I did not recognize the animal which emerged from the undergrowth. Feline, and small, with black-tipped ears and mottled brown fur, long legs and wide, sturdy paws. I could not see its teeth but presumed their sharpness. I snatched my foot back before I remembered the offending knee, then clutched my gut as pain seared through my limbs. This can't be happening. I am not alone in godforsaken Arkansas about to be eaten by a mountain lion.

The cat stood still, its eyes intent, its muscles rigid. No more than five feet separated us, five feet on a slight incline, with I at the upper end. Still unsure of myself after the flying snake debacle, I searched my memory for a clue as to what this creature might be, and how I should react to it. Every fiber of my carbon-monoxide enriched urban being cried out for flight, but that blasted knee could never carry me to anything resembling safety. The air vibrated with alarm, emanating from the pit of my stomach and spanning the distance between my quivering body and the lithe, agile form of the beast.

It sensed the return of my companion before I did, and, with a long, last look at me, silently, slowly, moved back into the undergrowth. My stiff muscles reluctantly relaxed, so that by the time I heard the returning clatter of the only other human for fifty miles, I could nonchalantly grouse about the minimal potential for a satisfying lunch anytime soon. I brushed at my pants, feeling the slightly sickening jolt of pain in my right knee, and struggled to stand, lifting my arms high above my head, as much to open my airways to the freshness around me as to signify my general disdain of all things rustic, from mountain lions to flying snakes.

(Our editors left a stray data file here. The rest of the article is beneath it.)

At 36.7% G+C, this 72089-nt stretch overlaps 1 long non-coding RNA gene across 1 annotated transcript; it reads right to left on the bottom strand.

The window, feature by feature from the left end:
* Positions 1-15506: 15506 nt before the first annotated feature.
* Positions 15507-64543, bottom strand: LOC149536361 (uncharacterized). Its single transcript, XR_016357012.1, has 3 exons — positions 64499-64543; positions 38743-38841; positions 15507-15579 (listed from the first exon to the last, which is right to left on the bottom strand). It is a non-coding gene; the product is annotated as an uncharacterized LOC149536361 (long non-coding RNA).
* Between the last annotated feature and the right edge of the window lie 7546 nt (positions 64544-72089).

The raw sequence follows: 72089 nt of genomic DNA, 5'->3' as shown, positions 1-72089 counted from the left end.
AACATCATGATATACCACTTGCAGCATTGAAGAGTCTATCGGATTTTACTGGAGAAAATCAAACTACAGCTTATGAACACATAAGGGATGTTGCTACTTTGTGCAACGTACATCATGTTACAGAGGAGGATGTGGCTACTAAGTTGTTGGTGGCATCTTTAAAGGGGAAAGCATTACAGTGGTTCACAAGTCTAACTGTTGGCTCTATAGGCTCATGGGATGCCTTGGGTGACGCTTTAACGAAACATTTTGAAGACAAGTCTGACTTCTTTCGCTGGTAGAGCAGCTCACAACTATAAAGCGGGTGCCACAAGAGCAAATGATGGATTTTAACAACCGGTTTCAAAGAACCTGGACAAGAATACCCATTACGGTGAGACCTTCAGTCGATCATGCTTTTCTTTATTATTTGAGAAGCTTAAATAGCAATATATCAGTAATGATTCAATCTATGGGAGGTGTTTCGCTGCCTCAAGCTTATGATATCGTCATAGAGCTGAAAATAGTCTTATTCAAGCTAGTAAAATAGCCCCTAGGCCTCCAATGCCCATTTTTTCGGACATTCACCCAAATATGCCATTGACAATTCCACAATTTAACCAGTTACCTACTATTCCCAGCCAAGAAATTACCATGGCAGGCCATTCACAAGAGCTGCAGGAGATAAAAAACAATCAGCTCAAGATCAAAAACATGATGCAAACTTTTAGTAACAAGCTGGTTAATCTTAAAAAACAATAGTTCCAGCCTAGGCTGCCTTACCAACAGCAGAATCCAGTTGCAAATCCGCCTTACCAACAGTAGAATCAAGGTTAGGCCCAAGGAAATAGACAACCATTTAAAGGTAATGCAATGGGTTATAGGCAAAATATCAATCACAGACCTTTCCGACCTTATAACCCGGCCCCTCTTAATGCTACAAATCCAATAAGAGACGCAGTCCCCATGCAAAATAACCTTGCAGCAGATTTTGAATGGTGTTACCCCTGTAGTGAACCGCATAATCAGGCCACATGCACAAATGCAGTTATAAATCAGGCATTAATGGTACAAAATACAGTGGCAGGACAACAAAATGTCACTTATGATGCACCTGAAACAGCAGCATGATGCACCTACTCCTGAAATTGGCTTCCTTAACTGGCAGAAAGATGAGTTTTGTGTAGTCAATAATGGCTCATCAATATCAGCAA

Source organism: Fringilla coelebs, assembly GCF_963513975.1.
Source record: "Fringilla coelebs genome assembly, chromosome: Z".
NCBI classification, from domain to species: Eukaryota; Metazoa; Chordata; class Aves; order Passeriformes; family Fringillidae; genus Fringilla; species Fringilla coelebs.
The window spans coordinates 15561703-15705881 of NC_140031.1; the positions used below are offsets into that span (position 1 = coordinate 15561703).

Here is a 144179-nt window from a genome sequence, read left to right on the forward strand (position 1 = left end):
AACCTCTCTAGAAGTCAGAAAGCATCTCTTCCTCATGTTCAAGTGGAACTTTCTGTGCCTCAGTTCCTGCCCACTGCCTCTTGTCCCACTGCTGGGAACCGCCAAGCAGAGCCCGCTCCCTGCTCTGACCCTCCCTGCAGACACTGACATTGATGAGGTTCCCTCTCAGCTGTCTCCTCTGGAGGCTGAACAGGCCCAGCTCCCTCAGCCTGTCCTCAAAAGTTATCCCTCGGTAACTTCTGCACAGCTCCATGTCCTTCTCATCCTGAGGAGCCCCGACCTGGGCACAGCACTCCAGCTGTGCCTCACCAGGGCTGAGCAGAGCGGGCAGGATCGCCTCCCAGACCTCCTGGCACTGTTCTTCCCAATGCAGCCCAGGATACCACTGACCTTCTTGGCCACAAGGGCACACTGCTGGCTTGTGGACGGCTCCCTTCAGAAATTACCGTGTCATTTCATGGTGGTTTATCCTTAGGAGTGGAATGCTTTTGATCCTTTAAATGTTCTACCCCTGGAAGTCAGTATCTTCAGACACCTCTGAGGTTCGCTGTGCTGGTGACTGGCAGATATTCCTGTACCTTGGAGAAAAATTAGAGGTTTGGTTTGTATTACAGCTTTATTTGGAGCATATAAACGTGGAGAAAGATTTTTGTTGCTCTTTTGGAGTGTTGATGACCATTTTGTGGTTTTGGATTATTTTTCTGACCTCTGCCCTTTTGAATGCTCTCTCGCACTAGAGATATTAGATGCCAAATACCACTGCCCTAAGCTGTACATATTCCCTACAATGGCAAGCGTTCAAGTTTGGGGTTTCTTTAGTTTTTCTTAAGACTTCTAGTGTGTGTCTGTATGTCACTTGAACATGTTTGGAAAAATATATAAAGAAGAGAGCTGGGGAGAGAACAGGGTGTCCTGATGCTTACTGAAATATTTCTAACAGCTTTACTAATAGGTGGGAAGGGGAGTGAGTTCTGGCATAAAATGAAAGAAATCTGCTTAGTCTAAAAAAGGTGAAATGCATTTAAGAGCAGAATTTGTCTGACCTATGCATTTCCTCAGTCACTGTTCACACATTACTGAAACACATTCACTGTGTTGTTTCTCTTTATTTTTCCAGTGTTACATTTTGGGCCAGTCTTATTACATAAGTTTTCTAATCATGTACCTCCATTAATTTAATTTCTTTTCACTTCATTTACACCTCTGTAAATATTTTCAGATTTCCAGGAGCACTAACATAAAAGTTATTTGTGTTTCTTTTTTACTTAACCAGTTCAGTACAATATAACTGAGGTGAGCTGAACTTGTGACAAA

As I drove beneath the wire this morning, I tapped my horn, just barely, and slowed in the middle of 83rd street to watch the little band of migrating birds rise into the morning sky. What do they know that I do not, I asked myself. Why do they have no need for computers, cellphones, Facebook? Why do they not yearn for reconnection with old friends whom they might have known when they were young and still hopeful?

The insistent horn-blast of an impatient citizen called me back to the stale environs of my Saturn Vue, and I signaled, to take the cutaway down Lee Boulevard, and back to Brookside, where the morning's chores and my cold cup of coffee awaited me.

Mugwumpishly tendered,

Corinne Corley

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The Missouri Mugwump™

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I've been many things in my life: A child, a daughter, a friend; a wife, a mother, a lawyer and a pet-owner. I've given my best to many things and my worst to a few. I live in Brookside, in an airplane bungalow. I'm an eternal optimist and a sometime-poet. If I ever got a poem published in The New Yorker, I would die a happy woman. I'm a proud supporter of the Arts in Kansas City. I vote Democrat, fly the American flag, cry at Hallmark commercials, and recycle.